Graham Norton on his novel ‘A Keeper’ @ Manchester Literature Festival
As Graham Norton settles into an interview with host Alex Clark to talk about his new book, A Keeper, something feels cosmically correct. Synonymous with the craft of storytelling, whether through radio or the scores of famous faces who have appeared on his TV show, Norton has made a name for himself unearthing surprising and hilarious fragments from peoples’ lives.
Published a couple of days prior the event, A Keeper follows Norton’s debut novel, Holding. To avoid being reprimanded by the “spoiler police” there is a limited amount that can be discussed about the novel. Instead the conversation focuses on the book’s broader themes and how they interlink with our social consciousness. The novel is set in rural Ireland, and Norton talks concisely and eloquently about the country’s difficulties changing its attitudes in the 21st century. “We need to fashion an Ireland that’s fit for purpose,” he states, with such passion that a rallying cheer is roused from the audience. The recent abortion referendum, gay marriage and religious sectarianism are topics that at first seem so astutely political that it takes a moment to register that it’s the sarcastic, glitzy TV star discussing them with such vigour. This side to Norton is refreshing to see, to watch him so confidently expose his views while retaining his warmth and accessibility.
Aside from liberal politics, Graham Norton has wise words to impart for creatives or those seeking a new lease of life. “I learnt you are never too old to reinvent yourself,” he says when queried about his decision to start writing fiction. When the floor is opened up for questions, a young student asks how Norton tackles procrastination, claiming she spent an entire morning looking at images of baby penguins rather than writing an essay. She is reassured that you have to allow yourself to indulge in your distractions, it’s also part of his process. Throughout the Q&A Norton facilitates the room with ease, balancing clear, well-rounded responses with incredibly sharp humour. This never feels forced, despite it possibly being rehearsed for continuity. He remains sublimely humble, an admirable blend of familiarity and otherness.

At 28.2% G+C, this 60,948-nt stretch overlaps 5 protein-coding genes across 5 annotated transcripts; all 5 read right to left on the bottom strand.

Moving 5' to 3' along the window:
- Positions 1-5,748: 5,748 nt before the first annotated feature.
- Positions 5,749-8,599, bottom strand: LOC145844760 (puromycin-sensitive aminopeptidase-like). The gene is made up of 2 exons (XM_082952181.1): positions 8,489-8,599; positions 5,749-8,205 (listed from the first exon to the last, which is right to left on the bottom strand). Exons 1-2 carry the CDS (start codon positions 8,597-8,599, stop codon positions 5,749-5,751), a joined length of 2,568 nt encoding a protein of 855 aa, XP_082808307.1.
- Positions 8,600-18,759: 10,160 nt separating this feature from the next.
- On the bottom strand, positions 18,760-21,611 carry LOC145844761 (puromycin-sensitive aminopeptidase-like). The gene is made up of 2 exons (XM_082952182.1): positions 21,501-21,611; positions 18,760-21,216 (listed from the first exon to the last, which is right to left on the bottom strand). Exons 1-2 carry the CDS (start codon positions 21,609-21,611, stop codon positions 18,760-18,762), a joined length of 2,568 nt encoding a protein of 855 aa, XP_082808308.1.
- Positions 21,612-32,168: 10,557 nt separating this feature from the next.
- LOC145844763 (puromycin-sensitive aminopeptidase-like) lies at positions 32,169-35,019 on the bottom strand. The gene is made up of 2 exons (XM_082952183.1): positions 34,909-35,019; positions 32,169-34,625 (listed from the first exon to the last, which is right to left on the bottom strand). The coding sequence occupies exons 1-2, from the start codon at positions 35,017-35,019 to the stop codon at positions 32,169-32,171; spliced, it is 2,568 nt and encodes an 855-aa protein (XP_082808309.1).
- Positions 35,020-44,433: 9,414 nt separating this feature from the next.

This series of talks for the Manchester Literature Festival need not simply be for avid readers. Aside from the obvious appeal of seeing a celebrity with such acclaim as Graham Norton, we were witness to an important dialogue about stories, heritage, communication and growing up, executed with the charm and wit myself and the 300 middle-aged women in the audience were hoping for.
Manchester Literature Festival runs until 21 October